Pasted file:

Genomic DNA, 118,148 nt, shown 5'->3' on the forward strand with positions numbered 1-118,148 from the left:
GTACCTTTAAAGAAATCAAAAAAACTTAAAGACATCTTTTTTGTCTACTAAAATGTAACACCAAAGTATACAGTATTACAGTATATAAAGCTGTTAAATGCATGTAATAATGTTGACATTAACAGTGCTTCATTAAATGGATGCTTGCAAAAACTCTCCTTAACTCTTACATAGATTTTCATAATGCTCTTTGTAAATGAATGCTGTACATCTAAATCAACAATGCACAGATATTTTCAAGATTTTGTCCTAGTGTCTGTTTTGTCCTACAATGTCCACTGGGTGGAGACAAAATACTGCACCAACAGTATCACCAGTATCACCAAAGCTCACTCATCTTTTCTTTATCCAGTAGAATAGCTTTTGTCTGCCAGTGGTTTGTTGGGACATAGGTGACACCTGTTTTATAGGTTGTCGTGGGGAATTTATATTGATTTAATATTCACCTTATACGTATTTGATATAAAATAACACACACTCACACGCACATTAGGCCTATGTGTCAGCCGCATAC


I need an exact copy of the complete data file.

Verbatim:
Genomic DNA, 118,148 nt, shown 5'->3' on the forward strand with positions numbered 1-118,148 from the left:
GTACCTTTAAAGAAATCAAAAAAACTTAAAGACATCTTTTTTGTCTACTAAAATGTAACACCAAAGTATACAGTATTACAGTATATAAAGCTGTTAAATGCATGTAATAATGTTGACATTAACAGTGCTTCATTAAATGGATGCTTGCAAAAACTCTCCTTAACTCTTACATAGATTTTCATAATGCTCTTTGTAAATGAATGCTGTACATCTAAATCAACAATGCACAGATATTTTCAAGATTTTGTCCTAGTGTCTGTTTTGTCCTACAATGTCCACTGGGTGGAGACAAAATACTGCACCAACAGTATCACCAGTATCACCAAAGCTCACTCATCTTTTCTTTATCCAGTAGAATAGCTTTTGTCTGCCAGTGGTTTGTTGGGACATAGGTGACACCTGTTTTATAGGTTGTCGTGGGGAATTTATATTGATTTAATATTCACCTTATACGTATTTGATATAAAATAACACACACTCACACGCACATTAGGCCTATGTGTCAGCCGCATAC